Help to Buy is this government’s biggest intervention to date in the housing market and ministers often portray it as a major part of their answer to the housing shortage. However our analysis shows that this approach cannot deliver enough homes to meet need. The only way it could is if the average price of a home in England reached an astonishing and implausible £9 million.
Let me explain.
The current – and orthodox – thinking is that the supply of new houses relies upon being able to sell the houses and that these sales, in turn, require mortgages. The government feels this chain of events is efficient and thinks that helping boost mortgages via the Help to Buy schemes will allow further sales and so new houses will be built. This approach may at first glance feel intuitively correct but it has problems: 1. increasing peoples’ bidding power by allowing potential owners higher loan-to-value mortgages will lead to increases in prices because the number of homes doesn’t change very quickly and; 2. the supply of new housing does not respond quickly or efficiently to price changes (and therefore more demand).
While this approach may be more useful in the short term as a quick hit to the market it is a flawed approach for the large housing crisis we face.
First of all, the historical link between house prices and new housing supply is incredibly weak – at best, supply is extremely unresponsive. In a functional market, you would expect more new houses to be built when prices go up and fewer new houses when prices go down. As we can see below though, the number of new houses built by the private sector has fallen, even as house prices boomed.
In fact, looking at the private building market over the last 50 years it seems that each time there is a recession it takes an even more massive house price ‘hit’ – particularly compared to earnings – to get the builders growing again. The increase in supply between 1981 and 1987 coincided with house prices increasing from 4.5 times to 6.5 times average salary while the supply ‘boom’ from 2001 to 2007 needed an increase in house prices from just under five times to over eight times average salary.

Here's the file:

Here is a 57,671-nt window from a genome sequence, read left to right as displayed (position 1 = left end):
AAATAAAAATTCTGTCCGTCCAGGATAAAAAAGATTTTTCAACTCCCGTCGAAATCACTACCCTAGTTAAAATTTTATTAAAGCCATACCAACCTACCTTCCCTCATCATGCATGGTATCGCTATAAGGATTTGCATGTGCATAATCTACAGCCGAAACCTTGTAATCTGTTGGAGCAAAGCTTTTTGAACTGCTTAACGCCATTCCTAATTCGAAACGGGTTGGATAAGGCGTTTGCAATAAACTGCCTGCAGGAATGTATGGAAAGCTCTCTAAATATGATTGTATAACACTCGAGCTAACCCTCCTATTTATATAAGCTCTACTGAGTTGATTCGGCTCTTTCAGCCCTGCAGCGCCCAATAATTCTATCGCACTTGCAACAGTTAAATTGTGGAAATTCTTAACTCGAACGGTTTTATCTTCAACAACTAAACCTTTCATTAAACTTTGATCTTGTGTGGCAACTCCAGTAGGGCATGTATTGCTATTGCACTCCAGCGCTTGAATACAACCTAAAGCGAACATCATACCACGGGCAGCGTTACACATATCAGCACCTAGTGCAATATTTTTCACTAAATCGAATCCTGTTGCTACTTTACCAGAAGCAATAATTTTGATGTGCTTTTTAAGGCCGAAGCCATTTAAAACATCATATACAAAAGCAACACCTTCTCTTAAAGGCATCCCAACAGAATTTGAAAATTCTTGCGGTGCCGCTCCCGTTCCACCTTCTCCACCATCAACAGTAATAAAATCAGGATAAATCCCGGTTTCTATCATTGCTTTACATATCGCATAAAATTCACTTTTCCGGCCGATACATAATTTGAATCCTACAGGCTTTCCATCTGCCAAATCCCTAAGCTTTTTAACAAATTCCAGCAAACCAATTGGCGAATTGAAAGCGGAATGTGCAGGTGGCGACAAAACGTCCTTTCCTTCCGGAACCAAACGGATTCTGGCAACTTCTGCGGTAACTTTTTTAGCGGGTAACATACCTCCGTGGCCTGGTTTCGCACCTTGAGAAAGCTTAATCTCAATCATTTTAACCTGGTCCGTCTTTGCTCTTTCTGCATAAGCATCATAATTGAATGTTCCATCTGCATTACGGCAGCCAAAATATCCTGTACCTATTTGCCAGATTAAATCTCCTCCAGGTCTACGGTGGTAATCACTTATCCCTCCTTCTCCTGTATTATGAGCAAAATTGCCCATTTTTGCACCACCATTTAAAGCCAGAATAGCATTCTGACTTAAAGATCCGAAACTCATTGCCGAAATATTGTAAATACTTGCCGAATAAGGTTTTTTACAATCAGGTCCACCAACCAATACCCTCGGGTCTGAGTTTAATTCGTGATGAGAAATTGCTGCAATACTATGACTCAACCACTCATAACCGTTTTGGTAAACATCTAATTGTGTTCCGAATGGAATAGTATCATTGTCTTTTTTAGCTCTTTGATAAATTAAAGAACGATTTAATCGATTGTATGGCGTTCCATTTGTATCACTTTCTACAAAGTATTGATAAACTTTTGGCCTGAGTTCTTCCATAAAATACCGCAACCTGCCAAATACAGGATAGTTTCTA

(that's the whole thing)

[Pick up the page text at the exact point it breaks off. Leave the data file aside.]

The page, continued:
When developers do start increasing output again, it never recovers to its previous peak before the next crash. Understandably, given how volatile and dysfunctional the market is, developers are only acting in a rational way to ensure the business model will work. However, as Help to Buy only supports this model, this toxic chain of events can’t be broken.
Let’s look at the most recent – and unsustainable – housing market boom. Between 2001 and 2007, house prices leapt over 93% from around £120,000 to £232,000. Over that same period, housing completions per year in England increased by only 27% from around 116,000 to 147,000. This recent history shows how house prices and new supply have become disconnected. But it also shows that the private sector has not been able to build the 250,000 new homes per year we need to satisfy demand, even in the boom years.
House building is now finally picking up again (in terms of annual starts) albeit from a low base and partly thanks to Help to Buy. However, if this recovery were to follow the pattern of the last one (2001-2007) in terms of housing completions and house prices it would take three decades for the market to reach 250,000 new homes in a year in England, and only then if house prices kept rising throughout. By the end of that boom period the average price of a house in England would have to have risen to £9 million to sustain the growth in building.
Of course, in reality this could never happen: a boom would never be able to last this long. Almost everyone would be priced out of the market long before it reaches this point; developers would struggle to sell the homes, and the market would go through another down turn of the cycle. But this illustration does show how dysfunctional the current housing market system is, and how badly reform is needed.
What we need is reform that breaks this cycle of booming house prices and tepid or falling house building. We need to look at the land market and how to make more land available for building at lower prices. We need to make the house building industry more diverse and competitive and we need to boost building by not-for-profit providers and local authorities by investing in affordable housing.
Relying on a house price boom to solve the housing shortage sounds dangerous. It is. And it’s also a strategy that history suggests simply won’t work.